My June 2020 Books to Read (and Skip) is a little lighter than normal. I didn’t have many June books on my TBR list this year, but just wait, y’all, July is PACKED! But, I’m thrilled to share two June books I loved. I’ll take quality over quantity any day.
And, on a positive note, there are no books to skip or DNF’s this month!
Favorite Book of June 2020
Plot Summary: After running away from their small, predominantly light-skinned black town in Louisiana (Mallard) at age sixteen, the Vignes twins’ lives diverge dramatically, with one living back at home with her black daughter while the other one “passes” for white in Los Angeles, CA.
My Thoughts: Bennett’s 2016 debut novel, The Mothers (my review), was one of my top 3 books of 2016, so Bennett had a lot to live up to! While The Vanishing Half didn’t hit me quite as hard as The Mothers, I still loved it (despite reading it during week #2 of coronavirus quarantine, which meant an extremely distracted mental state). I finished the second half of the book in 2 days. This is a story about family and identity, told through the eyes of four unforgettable women (the Vignes twins and their respective daughters). Like in The Mothers, Bennett explores multiple serious issues (including race, status within a race, class, gender identity, belonging), but leads with her characters. These issues are all central to her characters’ lives and who they are as people and we get to explore the issues through these people. And, the town of Mallard is a unique character itself. I knew from The Mothers that Brit Bennett could write and, unsurprisingly, her writing shines in The Vanishing Half as well! Plus, it would make a fantastic book club selection.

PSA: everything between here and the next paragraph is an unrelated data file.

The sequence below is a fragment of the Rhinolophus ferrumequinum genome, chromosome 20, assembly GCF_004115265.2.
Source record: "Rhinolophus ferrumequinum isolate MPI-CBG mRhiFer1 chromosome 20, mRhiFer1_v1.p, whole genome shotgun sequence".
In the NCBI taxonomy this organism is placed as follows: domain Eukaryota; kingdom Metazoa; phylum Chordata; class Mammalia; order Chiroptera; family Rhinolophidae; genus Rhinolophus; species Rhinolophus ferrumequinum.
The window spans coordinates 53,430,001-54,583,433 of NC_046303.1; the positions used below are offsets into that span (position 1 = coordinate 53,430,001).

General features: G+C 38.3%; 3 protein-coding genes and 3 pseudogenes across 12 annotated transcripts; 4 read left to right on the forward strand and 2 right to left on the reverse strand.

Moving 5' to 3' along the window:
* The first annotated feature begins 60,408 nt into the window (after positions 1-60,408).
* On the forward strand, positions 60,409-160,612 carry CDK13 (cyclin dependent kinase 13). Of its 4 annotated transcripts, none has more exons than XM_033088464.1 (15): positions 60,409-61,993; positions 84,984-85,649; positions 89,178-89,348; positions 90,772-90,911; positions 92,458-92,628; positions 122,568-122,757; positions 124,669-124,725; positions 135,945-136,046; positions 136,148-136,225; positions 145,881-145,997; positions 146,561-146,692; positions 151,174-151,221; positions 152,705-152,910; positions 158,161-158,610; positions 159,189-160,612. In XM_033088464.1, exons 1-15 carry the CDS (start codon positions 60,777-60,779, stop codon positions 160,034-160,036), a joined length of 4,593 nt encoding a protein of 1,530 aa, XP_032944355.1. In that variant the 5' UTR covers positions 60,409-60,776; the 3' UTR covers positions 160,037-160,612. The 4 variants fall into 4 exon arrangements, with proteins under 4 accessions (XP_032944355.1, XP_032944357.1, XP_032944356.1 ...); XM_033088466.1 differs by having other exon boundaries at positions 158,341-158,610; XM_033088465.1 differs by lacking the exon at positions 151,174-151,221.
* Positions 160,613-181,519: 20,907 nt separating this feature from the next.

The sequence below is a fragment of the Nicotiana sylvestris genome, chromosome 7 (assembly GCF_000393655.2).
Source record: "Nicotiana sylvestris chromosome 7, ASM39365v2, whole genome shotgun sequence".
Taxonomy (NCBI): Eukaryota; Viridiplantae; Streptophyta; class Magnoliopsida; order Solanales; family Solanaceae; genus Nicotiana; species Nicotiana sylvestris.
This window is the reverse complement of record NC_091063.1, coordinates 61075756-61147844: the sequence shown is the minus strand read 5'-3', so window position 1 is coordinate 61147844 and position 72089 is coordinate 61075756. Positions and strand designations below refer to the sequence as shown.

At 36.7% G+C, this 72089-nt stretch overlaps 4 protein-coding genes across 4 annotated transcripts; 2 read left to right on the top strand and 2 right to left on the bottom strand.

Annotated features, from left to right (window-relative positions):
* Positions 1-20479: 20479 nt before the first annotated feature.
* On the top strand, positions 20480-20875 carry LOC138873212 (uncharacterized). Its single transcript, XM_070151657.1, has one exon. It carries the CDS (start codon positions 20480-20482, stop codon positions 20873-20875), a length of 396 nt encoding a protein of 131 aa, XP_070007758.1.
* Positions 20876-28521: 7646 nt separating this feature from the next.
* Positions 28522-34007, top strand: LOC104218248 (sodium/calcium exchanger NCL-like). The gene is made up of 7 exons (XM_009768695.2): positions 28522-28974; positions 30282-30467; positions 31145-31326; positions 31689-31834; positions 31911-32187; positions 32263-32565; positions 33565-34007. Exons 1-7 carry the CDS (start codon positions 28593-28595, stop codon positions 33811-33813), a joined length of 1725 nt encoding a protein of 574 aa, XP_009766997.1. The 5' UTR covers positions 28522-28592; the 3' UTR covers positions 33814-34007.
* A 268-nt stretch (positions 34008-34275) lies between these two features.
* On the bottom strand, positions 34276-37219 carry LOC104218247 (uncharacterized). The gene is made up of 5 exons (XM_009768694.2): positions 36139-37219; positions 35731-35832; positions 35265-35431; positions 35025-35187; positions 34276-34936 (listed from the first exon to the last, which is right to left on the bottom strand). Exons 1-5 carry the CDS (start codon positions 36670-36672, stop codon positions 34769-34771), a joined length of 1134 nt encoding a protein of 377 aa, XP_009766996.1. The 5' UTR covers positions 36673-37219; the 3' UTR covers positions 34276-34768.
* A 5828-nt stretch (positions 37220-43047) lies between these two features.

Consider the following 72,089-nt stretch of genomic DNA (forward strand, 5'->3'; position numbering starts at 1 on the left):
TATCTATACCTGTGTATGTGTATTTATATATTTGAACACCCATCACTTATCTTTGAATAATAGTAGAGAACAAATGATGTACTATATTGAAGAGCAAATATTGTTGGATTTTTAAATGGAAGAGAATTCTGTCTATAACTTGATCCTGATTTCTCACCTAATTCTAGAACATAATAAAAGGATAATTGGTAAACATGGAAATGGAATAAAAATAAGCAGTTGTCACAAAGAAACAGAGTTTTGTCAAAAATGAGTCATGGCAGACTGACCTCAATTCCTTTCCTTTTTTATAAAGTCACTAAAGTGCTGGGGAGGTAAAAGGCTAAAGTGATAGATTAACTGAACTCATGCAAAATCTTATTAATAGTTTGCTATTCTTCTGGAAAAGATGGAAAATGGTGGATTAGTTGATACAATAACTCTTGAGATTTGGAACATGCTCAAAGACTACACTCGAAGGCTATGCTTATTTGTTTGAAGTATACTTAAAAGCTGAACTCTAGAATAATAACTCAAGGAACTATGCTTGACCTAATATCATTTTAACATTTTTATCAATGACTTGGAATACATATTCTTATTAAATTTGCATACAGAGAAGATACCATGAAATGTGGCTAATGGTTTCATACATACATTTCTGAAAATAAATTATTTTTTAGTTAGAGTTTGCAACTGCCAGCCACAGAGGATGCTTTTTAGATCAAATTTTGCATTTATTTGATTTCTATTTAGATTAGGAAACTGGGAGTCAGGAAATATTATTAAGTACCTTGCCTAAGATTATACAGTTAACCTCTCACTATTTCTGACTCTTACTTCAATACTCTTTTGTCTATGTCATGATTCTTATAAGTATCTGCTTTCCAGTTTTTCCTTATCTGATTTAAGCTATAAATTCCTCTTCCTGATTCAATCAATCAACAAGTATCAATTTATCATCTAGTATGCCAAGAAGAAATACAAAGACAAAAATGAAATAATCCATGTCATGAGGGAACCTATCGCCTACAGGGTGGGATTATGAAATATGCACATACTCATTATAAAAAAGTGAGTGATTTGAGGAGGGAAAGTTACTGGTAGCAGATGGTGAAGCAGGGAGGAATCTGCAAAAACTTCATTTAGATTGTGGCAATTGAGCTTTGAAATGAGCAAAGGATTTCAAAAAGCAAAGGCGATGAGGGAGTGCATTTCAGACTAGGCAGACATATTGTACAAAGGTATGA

She could tell the truth, she thought, but there was no single truth anymore. She’d lived a life split between two women—each real, each a lie.
Also Read This One
Plot Summary: When Sato decides he’d like to divorce his wife, Rina, he hires Kaitaro (a “wakaresaseya”) to seduce her in hopes of favorably influencing the divorce proceedings. He didn’t intend for them to actually fall in love and disaster strikes when they do.
My Thoughts: Catherine from Gilmore Guide to Books shared this debut novel on the Spring 2020 Book Preview podcast episode and the real industry (and true crime that occurred in Tokyo in 2010) it’s based on sounded horrifying, but also fascinating. Apparently, divorces in Japan get incredibly contentious as shared custody of the children is not an option. So, a real industry exists where a spouse can hire someone to seduce their partner and collect evidence to be used in the battle for sole custody. The story is a mystery / love story / family drama mash-up that’s told in alternating perspectives between Sumi in present day (Rina’s daughter investigating what really happened to her mother) and events as they happened in the past. This story is about a woman losing her identity through marriage and a woman’s struggle to find herself again. The chapters are short, so it feels fast-moving and I was fascinated by the many differences between the Japanese legal system and ours. There were occasional philosophical tangents that felt overwrought and I thought the ending was a bit anti-climactic. Other than that, I thoroughly enjoyed this look into a unique cultural phenomenon (4 stars).
There was a time when she had been visible, Rina was sure of it. It wasn’t physical attention that she wanted or even romance; it was contact, for someone to see her, to prove that she was still there.
What’s the best book you’ve read so far this month?
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